After our 25,000-step day, we were ready for 1 thing: home!
Our 2nd full day included a visit to the National Museum, a museum so overwhelming and featuring so much history (starting with the Stone Age) I think you’d have to visit it 100 times before realizing how much it truly holds.
We arrived around 11 and were there for over 3 hours before we started picking up the pace to make it through the entire thing.
After a fabulous lunch (John had a club sandwich and I opted for the tuna salad sandwich), we visited the Botanical Gardens, which were really beautiful.
Another night at home served us well, because our travels across Copenhagen weren’t over yet…
Our 3rd full day included a visit to Rosenborg Castle, Our Savior’s Church, and Christiania.
Rosenborg Castle was fun to walk through, and it made me realize just how much of Copenhagen had been moved and shifted over the years. It seemed that more than half of what was featured in the castle had actually been moved there from some place else in the city (in most cases due to fires and/or destruction throughout the wars).
Our Savior’s Church and the accompanying tower climb was my favorite thing in all of Copenhagen, and perhaps one of the least expensive things we did while there (ha!) For about $5 per ticket we got to climb to the top of the tower overlooking Copenhagen.
…and from below:
Christiania, our last stop of the day, was definitely interesting.
In 1971 the original 700 “Christianians” established squatters’ rights in an abandoned military barracks just a 10-min walk from the Danish parliament building. Two generations later this “free city” still stands – a huge melting pot of idealists, hippies, potheads, non-materialists, … the list goes on.
There are 900 people, 200 dogs, 200 cats, 2 parrots and 17 horses (so random that there are 2 parrots, and also so random that Rick goes out of his way to mention these numbers – LOL!)
“Pusher Street”, where you’re not allowed to take photos, gives you the option to buy just about any strain of marijuana you can imagine, while the “forest” twists and turns its way passed structures and houses that leave you wondering what type of people actually live here.
From seemingly untended boat docks…
To what literally just looks like a glorified camp spot (if that)…
…I guess that’s the whole point of Christiania – it’s not “the norm”. To each their own, right?
We wrapped up our last day in Copenhagen with a stop at the local market for a feast at home and the Pats game :)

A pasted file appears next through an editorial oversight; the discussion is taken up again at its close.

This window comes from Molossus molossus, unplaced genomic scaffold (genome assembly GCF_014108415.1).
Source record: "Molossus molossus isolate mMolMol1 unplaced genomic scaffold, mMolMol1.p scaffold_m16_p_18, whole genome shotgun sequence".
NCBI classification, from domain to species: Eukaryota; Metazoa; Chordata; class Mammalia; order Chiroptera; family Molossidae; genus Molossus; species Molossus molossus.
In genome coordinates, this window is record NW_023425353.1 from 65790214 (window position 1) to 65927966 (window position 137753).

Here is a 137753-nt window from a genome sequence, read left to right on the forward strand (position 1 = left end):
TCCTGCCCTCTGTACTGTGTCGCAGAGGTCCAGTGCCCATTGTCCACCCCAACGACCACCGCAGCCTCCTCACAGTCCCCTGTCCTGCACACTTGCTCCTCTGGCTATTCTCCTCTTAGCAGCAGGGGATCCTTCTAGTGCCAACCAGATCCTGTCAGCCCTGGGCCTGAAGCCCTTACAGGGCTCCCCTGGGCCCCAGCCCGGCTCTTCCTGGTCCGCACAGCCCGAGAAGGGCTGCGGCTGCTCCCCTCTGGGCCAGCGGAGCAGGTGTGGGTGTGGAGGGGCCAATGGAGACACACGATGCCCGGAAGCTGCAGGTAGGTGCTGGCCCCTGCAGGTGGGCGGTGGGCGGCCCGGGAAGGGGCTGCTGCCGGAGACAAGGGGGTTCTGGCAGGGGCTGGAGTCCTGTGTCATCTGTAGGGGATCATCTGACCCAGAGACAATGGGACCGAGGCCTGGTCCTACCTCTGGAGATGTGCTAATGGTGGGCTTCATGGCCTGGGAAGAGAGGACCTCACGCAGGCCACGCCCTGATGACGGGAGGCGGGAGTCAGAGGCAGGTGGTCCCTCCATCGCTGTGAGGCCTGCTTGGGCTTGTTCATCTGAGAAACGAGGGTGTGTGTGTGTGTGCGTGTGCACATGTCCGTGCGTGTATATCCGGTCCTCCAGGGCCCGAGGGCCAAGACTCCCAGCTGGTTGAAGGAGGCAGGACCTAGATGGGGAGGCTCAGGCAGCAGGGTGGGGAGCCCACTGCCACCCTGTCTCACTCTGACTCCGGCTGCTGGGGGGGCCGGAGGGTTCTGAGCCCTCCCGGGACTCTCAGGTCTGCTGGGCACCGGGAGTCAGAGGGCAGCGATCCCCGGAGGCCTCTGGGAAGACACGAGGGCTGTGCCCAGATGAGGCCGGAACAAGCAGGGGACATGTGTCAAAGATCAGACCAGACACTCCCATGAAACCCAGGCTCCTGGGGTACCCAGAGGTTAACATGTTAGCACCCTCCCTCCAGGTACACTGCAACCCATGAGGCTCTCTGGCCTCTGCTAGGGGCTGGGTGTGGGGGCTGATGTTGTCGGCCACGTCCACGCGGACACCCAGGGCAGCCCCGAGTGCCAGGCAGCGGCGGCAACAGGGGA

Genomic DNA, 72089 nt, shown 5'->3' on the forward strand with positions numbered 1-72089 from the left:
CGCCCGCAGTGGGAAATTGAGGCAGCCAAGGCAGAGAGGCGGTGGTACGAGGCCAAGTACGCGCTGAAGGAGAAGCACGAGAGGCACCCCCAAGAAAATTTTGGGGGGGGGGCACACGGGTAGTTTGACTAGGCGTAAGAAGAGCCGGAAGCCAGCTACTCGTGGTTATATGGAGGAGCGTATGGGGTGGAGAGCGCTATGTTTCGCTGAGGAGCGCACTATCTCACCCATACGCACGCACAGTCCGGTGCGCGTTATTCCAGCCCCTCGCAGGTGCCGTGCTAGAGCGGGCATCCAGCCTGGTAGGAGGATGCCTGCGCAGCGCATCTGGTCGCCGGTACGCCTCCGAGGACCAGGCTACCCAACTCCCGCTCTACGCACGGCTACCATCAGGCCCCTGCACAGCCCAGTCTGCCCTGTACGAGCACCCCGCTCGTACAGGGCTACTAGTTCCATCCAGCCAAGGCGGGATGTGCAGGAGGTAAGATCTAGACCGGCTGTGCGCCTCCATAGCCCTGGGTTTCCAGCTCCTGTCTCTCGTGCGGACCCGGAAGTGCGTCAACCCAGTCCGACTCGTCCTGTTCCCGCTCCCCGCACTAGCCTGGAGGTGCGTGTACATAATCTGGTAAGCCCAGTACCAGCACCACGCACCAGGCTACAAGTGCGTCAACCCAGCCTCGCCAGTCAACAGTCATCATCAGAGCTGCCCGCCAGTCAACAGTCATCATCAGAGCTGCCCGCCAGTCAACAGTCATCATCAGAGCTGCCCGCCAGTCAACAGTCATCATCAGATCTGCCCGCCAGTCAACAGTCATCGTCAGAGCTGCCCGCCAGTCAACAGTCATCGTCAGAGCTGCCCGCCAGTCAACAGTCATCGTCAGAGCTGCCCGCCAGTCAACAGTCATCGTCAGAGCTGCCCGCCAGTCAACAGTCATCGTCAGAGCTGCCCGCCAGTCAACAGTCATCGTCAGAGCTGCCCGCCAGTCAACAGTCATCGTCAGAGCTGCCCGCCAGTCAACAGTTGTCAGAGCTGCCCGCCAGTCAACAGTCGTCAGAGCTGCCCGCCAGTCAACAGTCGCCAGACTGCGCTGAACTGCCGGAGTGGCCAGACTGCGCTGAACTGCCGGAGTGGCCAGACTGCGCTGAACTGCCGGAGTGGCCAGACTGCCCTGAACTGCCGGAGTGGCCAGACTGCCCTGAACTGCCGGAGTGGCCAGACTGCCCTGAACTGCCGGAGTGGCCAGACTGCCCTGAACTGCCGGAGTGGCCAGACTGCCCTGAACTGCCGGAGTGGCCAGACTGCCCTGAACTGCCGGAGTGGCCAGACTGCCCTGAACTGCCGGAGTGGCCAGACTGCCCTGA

Today, we head to Berlin, one of our shorter stops on our journey. We’ll be there 2 full days before heading to Vienna.
Stop 6: Berlin, Germany (pictures to come!)
I was super excited to come to Germany and learn more about WWII and The Cold War. I feel like I’m getting a history degree walking through these museums and exhibits.
When we arrived, it was everything I expected: big, busy, concrete, and, well, a little ‘cold’ feeling, figuratively. Actually, it’s literally insanely cold here, too.
While our AirBNB is really nice, I give myself a 5 out of 10 in terms of putting us within walking distance of the bigger sights and scenes. We’ve either had to take a train or Uber our way into the Mitte (“middle”) to start each of our days.
It really hasn’t been a huge deal… and we are in a nice area with lots of shops, cafes, restaurants and – a sports complex nearby. In fact, this is the first place we’ve visited where there are multiple signs of an active community (read: into working out). That might just be because we’re out of the “center”, too.
Our first day consisted of a walk around the surrounding area and a stop at a great restaurant down the street where we grabbed a dinner to-go. This became our go-to restaurant for breakfasts over the next two days – so cute and so good!
But back to that night: we were headed back to the place a bit early because John had several calls and a mastermind chat starting at [5:30].
We only had 2 full days in Berlin instead of 3, so we were up and at it early our first morning in town. That day we met up with a Fire Nation fan, Christine, who offered to show us around Berlin for the day.
We started on the metro to get ourselves into the center of town: Potsdamer Platz, which before WWII was the “Times Square of Berlin”.
Rick even says it might have been the busiest square in all of Europe. Post WWII it stood right in the middle of the American, British, and Soviet postwar sectors, with The Wall literally leaving it a “no man’s land”.
I didn’t know it at the time, but we were getting off the metro at a stop that, during the time of The Wall, West Berlin trains would run through the station, but no trains were allowed to stop, and therefore, no one was allowed on or off there.
As we emerged from the underground we got our first glimpse at the TV tower, a 1,200 ft tall spike you can see from almost anywhere in the city. It’s to the right in the background in this photo of the world time clock that lives in the square:
We strolled along from the TV Tower, to Neptune’s Fountain:
Then to the DDR Museum (where we learned loads about what it was like for East Berliner’s during the time The Wall was up – lots of hands on exhibits), and then across the bridge to what’s known as “Museum Island”.
Here you will find, well, a lot of museums!… along with some of the biggest and most impressive buildings in Berlin (churches, the palace that is being completely reconstructed from the ground up, etc):
There were some great images around the museums of the complete destruction of the area post-WWII and how the city has literally been rebuilt since. Very impressive.